Another great way to tell is to snap a picture of the faint light. Don’t worry too much about getting it in focus or composing the shot well – if they’re dim enough that you’re not sure whether you’re actually seeing an aurora, your pictures aren’t going to be that good anyway. The Northern Lights will show up much greener on your camera than in real life. If you snap a shot and it’s green, you’ll know that you’re not imagining things. All that’s left is hoping that they intensify so you get a proper show.
Bring warm clothes
Because the best time for viewing the Northern Lights coincides with cold weather, you’re going to want to bundle up if you’re sitting outside waiting for them. I’d highly recommend hanging out in a car or building if you can until you see lights in the sky. Even if you stay sheltered until you’re ready to view them, you’ll definitely want good gloves and a warm coat. If you’re planning on hanging out outside, bring some hot beverages in a thermos and/or hand warmers. Read more of my packing tips for Iceland here.
Aurora and cloud cover forecasts are available online if you have access to the internet. I used this cloud cover map frequently when we were there. You’re obviously not going to see them in the sky if it’s overcast. The night we saw the Northern Lights over Geysir, we were in the only tiny patch of the country that wasn’t covered with clouds. It also has an aurora forecast in the top corner showing the expected strength of them. For reference the pictures used in this post were all taken on nights with a level 4 forecast.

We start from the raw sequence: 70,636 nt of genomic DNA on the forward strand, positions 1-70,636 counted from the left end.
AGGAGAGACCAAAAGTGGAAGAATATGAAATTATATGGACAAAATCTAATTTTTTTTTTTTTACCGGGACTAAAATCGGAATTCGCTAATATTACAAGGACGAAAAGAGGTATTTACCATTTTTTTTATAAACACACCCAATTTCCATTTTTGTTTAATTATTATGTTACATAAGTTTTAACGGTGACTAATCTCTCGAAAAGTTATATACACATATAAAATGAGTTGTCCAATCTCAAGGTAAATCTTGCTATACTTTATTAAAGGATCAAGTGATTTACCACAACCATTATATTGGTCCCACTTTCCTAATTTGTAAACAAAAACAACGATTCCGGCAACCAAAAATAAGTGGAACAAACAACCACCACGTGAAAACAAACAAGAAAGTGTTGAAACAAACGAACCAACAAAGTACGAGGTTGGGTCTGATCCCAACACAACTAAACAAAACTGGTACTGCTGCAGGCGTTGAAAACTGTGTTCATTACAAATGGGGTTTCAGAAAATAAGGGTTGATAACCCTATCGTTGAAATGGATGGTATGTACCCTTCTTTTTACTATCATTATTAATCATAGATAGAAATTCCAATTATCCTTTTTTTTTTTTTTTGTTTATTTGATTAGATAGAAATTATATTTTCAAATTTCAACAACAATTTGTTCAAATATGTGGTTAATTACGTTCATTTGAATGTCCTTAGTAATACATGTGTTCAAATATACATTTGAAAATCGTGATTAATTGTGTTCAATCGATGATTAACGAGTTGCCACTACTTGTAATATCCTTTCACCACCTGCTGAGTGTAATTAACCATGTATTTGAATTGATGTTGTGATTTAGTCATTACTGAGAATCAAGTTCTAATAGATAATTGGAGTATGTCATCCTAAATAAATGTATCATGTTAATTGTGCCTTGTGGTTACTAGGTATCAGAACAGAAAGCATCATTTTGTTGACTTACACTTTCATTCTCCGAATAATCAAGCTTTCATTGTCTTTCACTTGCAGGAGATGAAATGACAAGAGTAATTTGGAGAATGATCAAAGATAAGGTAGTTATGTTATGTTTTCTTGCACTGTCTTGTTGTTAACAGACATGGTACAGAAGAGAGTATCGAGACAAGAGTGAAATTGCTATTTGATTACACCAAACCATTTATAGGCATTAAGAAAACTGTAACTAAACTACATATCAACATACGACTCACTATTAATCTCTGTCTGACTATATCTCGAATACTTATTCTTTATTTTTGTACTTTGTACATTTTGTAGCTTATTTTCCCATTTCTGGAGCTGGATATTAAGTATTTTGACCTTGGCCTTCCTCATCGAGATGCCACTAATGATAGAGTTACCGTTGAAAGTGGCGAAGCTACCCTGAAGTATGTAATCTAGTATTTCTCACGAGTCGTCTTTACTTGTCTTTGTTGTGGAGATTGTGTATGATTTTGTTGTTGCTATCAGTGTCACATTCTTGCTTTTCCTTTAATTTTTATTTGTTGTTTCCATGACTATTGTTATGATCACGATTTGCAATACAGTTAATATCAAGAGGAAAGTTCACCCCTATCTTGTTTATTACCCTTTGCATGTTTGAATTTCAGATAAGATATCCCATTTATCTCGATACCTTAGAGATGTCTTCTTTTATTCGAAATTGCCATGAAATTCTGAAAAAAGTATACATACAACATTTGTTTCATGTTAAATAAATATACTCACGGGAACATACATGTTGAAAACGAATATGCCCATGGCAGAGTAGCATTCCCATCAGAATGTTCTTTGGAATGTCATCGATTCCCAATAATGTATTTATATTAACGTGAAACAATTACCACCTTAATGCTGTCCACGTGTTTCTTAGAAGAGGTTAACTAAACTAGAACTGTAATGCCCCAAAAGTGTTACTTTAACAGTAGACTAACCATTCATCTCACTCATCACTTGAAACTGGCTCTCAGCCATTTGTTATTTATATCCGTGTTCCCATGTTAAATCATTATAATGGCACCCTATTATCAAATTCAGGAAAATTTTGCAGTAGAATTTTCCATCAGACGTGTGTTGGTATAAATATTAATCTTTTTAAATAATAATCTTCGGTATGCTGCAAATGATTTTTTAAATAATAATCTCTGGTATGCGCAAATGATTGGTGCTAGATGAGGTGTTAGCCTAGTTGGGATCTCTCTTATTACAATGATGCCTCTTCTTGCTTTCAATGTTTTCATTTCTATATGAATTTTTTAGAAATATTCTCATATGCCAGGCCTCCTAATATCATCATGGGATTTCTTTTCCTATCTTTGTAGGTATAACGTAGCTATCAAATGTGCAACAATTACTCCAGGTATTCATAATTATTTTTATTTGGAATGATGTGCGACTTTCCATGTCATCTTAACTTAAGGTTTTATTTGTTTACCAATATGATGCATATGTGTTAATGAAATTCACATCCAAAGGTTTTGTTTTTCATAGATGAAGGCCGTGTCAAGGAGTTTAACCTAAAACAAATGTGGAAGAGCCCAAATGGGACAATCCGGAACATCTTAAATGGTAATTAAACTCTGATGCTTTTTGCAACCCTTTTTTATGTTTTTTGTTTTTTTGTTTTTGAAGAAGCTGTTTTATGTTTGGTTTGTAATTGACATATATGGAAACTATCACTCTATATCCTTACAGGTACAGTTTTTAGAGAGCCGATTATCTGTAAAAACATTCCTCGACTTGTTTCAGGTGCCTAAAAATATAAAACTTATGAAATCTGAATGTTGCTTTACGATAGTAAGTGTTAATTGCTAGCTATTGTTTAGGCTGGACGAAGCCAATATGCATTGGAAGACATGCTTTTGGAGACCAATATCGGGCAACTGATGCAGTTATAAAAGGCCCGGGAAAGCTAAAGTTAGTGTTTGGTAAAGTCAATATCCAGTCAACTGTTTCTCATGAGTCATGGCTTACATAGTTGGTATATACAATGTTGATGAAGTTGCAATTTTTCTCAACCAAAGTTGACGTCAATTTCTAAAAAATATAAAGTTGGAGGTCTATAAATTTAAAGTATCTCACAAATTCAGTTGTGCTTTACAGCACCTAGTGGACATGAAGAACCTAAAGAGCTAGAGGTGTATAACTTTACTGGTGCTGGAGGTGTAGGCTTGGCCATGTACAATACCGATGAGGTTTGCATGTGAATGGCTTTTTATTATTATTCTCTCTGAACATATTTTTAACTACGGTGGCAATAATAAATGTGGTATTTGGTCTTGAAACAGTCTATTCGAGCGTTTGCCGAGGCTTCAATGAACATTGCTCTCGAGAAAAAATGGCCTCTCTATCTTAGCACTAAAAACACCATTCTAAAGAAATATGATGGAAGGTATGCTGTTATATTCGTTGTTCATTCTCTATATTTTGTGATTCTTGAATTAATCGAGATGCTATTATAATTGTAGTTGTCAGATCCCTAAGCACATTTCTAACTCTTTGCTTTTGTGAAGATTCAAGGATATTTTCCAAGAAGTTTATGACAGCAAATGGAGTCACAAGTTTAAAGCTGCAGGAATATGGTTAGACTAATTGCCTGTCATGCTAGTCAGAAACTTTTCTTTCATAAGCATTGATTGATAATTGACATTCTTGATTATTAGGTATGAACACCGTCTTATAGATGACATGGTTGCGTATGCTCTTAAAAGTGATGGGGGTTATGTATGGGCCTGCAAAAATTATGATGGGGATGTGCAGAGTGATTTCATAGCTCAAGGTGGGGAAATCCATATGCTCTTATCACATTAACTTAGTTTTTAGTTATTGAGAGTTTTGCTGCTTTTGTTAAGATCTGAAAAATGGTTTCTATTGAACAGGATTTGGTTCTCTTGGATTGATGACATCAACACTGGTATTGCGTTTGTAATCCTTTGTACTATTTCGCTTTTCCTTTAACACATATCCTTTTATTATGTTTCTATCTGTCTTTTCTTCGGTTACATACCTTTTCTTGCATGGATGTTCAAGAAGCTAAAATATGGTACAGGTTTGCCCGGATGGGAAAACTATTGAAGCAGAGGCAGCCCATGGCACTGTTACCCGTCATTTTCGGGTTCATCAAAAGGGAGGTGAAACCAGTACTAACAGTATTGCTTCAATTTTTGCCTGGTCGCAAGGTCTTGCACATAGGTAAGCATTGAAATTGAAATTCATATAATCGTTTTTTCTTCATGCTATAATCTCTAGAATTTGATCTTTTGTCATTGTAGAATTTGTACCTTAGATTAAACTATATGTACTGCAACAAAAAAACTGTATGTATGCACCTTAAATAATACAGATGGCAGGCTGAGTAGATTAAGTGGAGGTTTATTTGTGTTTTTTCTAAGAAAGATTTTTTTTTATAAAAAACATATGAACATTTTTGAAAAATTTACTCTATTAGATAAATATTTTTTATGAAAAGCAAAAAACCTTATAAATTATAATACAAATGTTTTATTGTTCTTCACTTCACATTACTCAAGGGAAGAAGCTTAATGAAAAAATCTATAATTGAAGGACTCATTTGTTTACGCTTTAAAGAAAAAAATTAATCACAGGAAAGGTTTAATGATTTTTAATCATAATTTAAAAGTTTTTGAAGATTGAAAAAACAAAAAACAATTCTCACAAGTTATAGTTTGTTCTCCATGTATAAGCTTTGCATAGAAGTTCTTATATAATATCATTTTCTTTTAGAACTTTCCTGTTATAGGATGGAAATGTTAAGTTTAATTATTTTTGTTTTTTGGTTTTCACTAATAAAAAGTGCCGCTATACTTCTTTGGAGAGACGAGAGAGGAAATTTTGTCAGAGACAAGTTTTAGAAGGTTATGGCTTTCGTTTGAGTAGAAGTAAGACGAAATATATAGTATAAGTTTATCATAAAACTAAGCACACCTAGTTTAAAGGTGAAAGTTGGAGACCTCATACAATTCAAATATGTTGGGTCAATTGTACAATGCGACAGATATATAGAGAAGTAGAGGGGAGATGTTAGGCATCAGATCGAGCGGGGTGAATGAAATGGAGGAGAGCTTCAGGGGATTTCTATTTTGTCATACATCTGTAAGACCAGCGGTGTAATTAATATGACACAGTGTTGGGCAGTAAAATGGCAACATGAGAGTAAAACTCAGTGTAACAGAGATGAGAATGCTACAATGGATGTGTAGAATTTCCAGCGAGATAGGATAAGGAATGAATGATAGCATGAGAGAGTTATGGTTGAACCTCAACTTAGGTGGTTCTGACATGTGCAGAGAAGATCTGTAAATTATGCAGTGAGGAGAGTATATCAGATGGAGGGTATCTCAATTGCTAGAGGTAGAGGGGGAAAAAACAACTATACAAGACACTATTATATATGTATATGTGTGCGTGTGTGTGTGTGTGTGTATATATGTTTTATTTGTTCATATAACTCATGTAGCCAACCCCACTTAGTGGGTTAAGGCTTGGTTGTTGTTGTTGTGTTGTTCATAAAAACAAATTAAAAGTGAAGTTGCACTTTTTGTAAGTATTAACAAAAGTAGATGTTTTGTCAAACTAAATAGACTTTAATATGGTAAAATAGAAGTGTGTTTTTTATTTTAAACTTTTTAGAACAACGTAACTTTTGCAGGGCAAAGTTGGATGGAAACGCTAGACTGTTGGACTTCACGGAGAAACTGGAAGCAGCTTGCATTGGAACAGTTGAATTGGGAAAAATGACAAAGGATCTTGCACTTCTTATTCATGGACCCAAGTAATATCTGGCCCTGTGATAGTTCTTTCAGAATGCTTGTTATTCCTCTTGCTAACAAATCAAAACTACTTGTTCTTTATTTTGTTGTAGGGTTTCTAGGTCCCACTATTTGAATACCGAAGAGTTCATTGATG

NOAA also has great aurora forecast maps that show the expected intensity and pattern for the Northern Lights (and Southern Lights!) that will give you an idea of your likelihood of spotting them. Our awesome tour guide Laufey (read about our snowmobiling and ice caving adventure with her here) told us that in Iceland, the Northern Lights happen every night. You just need to have dark, clear skies and a little bit of patience/luck.
Enjoy the moment
You’ve finally spotted the dancing green lights in the sky. Now what? Enjoy the spectacle of course! This is by far the most important step in your aurora journey. I was jumping up and down with sheer joy the first time I saw the Northern Lights. It was one of the most magical travel moments I’ve ever had. Soak up every second of nature’s best show. If you’re planning on snapping some photos, check out my Amateur’s Guide to Photographing the Northern Lights for some tips for capturing good images.
Read more about Iceland here:
- The Amateur’s Guide to Photographing the Northern Lights
- What to Pack for Winter in Iceland
- 25 Pictures to Put Iceland on Your Winter Bucket List
- 15 Pictures to Put Diamond Beach on Your Iceland Bucket List
- Your Perfect Six-Day Southern Iceland Itinerary
- The Best Spot to Ride Icelandic Horses